I want to say, before anything else, that maybe I’m wrong. That perhaps my time in high school and again in college spent as a Bible-thumping, tongue-speaking Charismatic has made me a bit wary of preachers. My mission as a Yoga teacher is to teach you what I know and what I’m learning. My mission is to keep you safe and injury free as you grow in your Yoga practice. My mission is to encourage you and my hope is that you discover that there is more to Yoga than the physical. When we practice with peace, with non-violence towards our body, free of an agenda and expectations, a connection takes place between the body and the spirit. It’s not up to me to point it out to you. You must find it. Sometimes it takes no time at all – we feel the connection with our very first triangle. But for many of us our fear of doing it ‘wrong’ holds us back. There is no ‘wrong’. There is tightness, joint restriction, agitation, fear…but there is no wrong. Sometimes to grow, we need to step back, to take a lighter approach. Sometimes to grow, we need to dig deeper.
Yoga is a blessing in my life. But its ever-increasing commercialization has, at times, made me feel insecure as a teacher and as a student. Can I still practice Yoga if I don’t have the right clothes? The right mat? Am I skinny enough? Can I put my foot behind my heads? Why, after twenty-five years of Yoga practice does Crow still elude me? Dare I confess that, on occasion, I’m a sucker for a crisp slice of bacon?
So – in the spirit of healthy skepticism, fasten your seat belt, we’re in for a bumpy rant.
I want to like John Friend and Anusara Yoga. I really do. I love the alignment-based technique, the sense of humor and joy. The highlight of the 2008 San Francisco Yoga Journal Conference (besides discovering Three-Minute Eggs) was my Anusara session with Désirée Rumbaugh.
But then I read this quote from Friend’s interview in the September issue of Yoga Journal: “When I was four years old, Kennedy got shot… I was sick. My mother fed me whiskey and honey and put me in front of the TV. So I was in an altered state of consciousness when my shows were preempted by the Dallas tragedy. Watching the funeral caused me deep questioning about the meaning of life. Why would we be created to have it all taken away?”
John Friend and I are the same age. I asked questions that week, too. Questions like, “Mommy, why are the boots in the saddle stuck in backwards?” I’m pretty certain I didn’t question my existence. Jack Ruby killed Lee Harvey Oswald on November 24th but, other than that, death had nothing to do with me. November 24th, 1963 was my 5th birthday. I was afraid the celebrations might be cancelled.
Maybe as a child John Friend was calibrated to a higher universal frequency than me. Maybe he tapped into something I didn’t notice because I was too busy thinking about my mom’s pineapple upside down cake and not stepping on the kitchen cockroaches that occasionally made daring daytime raids.
The truth is, as much as I want to believe, I’m very, very skeptical that John Friend questioned the meaning of life at age four.
But I like being a skeptic. I think it’s healthy. And, these days, there’s a place for skepticism in Yoga.
So I’m putting the Commercial Yoga World on notice. Unless I see you walk on water I’m not going to follow you like a puppy. But I’ll believe you’re a human, just like me, who has honed a skill through hard work and dedicated practice. I’ll believe you have a gift for teaching. But I won’t allow the masses to convince me you’re the Next Great Yogic Hope.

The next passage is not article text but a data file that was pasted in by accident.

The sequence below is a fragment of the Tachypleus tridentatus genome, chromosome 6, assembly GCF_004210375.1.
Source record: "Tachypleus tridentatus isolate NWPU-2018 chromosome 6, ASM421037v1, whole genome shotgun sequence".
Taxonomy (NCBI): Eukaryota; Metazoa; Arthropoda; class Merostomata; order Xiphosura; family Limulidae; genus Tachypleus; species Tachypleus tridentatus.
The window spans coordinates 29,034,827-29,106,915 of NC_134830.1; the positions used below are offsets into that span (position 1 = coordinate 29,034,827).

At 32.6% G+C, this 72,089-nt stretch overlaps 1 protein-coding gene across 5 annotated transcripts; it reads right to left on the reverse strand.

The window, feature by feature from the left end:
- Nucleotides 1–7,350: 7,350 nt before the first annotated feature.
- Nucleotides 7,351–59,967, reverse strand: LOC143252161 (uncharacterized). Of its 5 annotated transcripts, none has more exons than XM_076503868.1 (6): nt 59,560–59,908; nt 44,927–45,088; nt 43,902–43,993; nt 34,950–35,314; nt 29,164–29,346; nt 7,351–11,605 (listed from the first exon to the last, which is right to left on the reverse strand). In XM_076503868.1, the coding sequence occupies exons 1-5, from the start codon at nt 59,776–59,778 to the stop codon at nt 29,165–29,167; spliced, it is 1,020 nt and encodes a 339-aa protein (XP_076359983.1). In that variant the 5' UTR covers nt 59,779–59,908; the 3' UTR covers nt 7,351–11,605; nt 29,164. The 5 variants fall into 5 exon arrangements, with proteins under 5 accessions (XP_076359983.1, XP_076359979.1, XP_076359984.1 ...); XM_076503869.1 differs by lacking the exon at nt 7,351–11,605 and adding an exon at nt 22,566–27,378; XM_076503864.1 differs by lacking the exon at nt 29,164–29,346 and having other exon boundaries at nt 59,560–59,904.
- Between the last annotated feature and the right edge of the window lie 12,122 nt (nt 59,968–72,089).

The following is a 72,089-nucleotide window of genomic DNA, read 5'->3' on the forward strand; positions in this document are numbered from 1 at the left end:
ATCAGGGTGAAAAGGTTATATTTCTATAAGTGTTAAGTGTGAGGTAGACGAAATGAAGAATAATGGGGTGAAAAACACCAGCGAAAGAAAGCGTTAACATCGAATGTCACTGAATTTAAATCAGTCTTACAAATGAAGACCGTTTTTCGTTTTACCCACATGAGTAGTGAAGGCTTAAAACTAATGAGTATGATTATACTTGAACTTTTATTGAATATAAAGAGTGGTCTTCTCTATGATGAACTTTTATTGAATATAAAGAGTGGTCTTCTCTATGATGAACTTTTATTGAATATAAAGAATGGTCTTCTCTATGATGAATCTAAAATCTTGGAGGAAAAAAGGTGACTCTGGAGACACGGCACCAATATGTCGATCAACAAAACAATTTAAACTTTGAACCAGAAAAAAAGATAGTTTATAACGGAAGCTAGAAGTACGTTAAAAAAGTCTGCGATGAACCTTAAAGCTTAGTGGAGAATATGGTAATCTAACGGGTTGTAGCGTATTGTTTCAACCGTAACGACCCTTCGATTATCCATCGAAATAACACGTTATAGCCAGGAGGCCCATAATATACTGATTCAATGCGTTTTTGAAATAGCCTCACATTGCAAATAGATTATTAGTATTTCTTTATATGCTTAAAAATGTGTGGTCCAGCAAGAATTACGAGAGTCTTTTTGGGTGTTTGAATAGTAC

And please don’t put a copyright on poses that are thousands of years old. Don’t try to convince me your sequencing belongs to you and you alone, or that practicing the sequence in a super-heated room is healthy. It might be, for you, but not for me. I tried it. I even enjoyed the spiritual benefit. And yet, each time I began a hot yoga practice the result, for me, was illness or injury.
So please, if hot yoga makes you feel jubilant please don’t proselytize that your Yoga is the only way. I’m happy you found the Yoga that fits your body, mind and spirit. Now pardon me while I go find mine.
If you are a human, just like me, don’t try to convince me that with your system I can become a Level I Yoga teacher in a weekend workshop. It’s impossible.
And if I mention my Iyengar background to you, don’t smirk. Yes, it has happened. Don’t look at me as if I need de-programming. My Iyengar background keeps my students safe. Will you break a sweat in my class? Perhaps during Surya Namaskar. Maybe not. Do we care? Is Yoga a hard-core cardiovascular exercise? On the other hand, will you learn how to modify each pose to suit where your body is that day? Will you be in a quiet and safe environment? Will you be mindful of the body and the breath? Yes.
Finally, if you design, manufacture or sell Yoga equipment or clothing, I want you to know that I choose to no longer be manipulated by your advertising. Tell me what your product is, how it works and why I might want to have it. But be honest about it. Don’t make me feel less of a Yogi because I haven’t purchased the latest mat, the trendy clothes, the coolest block. Seriously. Do you think Patanjali had a foam block?
Yoga in America is in a strange place. It’s being diluted and pushed and pulled and turned into something I don’t believe it was ever meant to be. It’s becoming overpriced, over-marketed and elitist. The question new students usually ask, “Am I flexible enough to practice Yoga?” seems to be slowly changing to “Am I pretty enough/handsome enough/ sexy enough to practice Yoga?” I hope I’m not the only one who finds that sad.